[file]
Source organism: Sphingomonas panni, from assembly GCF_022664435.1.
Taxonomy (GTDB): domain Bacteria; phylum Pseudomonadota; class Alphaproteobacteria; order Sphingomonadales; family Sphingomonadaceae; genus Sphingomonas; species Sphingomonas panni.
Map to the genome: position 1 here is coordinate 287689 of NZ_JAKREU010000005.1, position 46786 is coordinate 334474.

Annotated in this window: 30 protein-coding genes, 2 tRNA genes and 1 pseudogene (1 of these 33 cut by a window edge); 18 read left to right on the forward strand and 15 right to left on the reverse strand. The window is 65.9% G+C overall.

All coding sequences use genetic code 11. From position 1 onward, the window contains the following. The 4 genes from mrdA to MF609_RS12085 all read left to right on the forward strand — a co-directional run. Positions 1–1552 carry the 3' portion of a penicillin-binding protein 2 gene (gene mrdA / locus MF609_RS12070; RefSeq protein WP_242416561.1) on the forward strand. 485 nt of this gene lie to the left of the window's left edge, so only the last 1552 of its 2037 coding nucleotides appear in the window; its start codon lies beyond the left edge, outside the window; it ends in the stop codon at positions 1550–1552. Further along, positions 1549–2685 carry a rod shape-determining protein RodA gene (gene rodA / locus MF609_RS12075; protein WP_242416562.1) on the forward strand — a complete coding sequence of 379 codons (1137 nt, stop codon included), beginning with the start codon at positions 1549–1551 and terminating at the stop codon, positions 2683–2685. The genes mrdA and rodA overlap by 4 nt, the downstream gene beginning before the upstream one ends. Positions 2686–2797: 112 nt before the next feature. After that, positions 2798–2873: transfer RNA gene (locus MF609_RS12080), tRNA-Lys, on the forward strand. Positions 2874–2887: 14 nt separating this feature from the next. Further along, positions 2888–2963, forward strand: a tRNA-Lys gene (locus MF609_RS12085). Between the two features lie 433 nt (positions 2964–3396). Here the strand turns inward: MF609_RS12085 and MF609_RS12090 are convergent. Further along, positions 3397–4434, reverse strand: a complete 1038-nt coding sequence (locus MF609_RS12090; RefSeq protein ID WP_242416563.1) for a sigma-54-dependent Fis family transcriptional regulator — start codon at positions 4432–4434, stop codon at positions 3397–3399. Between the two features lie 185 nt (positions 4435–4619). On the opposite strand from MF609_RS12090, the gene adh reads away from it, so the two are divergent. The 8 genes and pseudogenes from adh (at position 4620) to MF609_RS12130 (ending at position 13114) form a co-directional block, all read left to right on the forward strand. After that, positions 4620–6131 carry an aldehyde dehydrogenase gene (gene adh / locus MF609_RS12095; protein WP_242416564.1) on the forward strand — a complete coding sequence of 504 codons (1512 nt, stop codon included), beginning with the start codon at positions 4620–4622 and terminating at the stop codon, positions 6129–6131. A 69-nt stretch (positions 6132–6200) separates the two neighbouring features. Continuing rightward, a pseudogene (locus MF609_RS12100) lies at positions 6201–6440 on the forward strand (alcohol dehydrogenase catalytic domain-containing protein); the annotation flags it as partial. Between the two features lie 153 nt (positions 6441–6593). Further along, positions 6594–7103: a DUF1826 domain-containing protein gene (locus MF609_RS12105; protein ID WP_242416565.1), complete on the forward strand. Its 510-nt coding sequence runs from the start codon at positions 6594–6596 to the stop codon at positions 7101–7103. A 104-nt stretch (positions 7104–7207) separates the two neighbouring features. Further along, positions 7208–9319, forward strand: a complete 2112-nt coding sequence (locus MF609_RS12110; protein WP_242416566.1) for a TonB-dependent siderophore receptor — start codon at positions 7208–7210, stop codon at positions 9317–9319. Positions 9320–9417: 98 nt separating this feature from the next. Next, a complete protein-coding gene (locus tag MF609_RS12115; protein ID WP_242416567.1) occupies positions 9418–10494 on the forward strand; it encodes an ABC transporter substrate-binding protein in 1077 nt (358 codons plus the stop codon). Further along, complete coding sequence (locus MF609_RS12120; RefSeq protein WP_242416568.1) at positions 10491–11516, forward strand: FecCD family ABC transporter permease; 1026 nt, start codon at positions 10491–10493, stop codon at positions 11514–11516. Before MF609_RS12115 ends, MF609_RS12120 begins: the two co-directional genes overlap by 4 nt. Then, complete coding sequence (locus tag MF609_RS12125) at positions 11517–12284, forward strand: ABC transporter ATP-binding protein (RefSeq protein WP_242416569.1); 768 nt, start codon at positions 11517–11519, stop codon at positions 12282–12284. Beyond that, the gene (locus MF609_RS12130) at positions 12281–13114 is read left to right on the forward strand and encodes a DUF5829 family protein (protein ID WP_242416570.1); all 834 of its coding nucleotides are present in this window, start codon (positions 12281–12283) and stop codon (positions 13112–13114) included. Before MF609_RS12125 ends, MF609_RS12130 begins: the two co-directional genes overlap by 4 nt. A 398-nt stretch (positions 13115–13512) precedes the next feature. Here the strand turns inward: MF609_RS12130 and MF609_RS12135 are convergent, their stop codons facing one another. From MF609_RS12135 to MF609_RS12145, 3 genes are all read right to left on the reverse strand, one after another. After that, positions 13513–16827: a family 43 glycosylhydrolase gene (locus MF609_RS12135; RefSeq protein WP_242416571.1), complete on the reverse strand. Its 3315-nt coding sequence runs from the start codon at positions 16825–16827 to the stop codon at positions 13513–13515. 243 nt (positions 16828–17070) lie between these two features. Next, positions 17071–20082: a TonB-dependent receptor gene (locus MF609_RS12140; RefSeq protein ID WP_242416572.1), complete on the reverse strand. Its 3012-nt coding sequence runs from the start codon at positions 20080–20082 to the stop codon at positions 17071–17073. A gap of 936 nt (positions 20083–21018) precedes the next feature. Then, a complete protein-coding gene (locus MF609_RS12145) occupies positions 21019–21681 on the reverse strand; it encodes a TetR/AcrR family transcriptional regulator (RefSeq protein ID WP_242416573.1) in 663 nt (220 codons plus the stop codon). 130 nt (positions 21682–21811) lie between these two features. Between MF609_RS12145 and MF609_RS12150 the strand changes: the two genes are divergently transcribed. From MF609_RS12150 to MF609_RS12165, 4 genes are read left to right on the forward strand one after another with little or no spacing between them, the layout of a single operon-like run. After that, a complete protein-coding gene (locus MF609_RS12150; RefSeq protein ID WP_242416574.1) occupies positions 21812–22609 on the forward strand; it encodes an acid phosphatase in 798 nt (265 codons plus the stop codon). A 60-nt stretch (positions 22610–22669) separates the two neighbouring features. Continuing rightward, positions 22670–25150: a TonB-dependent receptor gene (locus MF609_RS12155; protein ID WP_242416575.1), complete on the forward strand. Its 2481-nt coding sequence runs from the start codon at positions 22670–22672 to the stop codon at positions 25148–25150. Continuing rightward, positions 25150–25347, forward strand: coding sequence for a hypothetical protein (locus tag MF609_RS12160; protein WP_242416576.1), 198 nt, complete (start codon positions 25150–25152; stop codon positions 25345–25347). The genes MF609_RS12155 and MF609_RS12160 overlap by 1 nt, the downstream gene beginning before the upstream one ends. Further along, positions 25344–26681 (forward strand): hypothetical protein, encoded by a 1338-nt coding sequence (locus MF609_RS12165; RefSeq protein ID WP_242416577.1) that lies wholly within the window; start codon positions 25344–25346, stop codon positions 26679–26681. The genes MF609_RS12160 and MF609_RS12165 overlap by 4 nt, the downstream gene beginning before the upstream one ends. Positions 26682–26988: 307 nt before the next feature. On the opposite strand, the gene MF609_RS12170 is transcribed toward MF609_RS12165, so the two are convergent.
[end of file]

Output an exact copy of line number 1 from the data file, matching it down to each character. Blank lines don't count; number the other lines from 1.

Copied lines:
Source organism: Sphingomonas panni, from assembly GCF_022664435.1.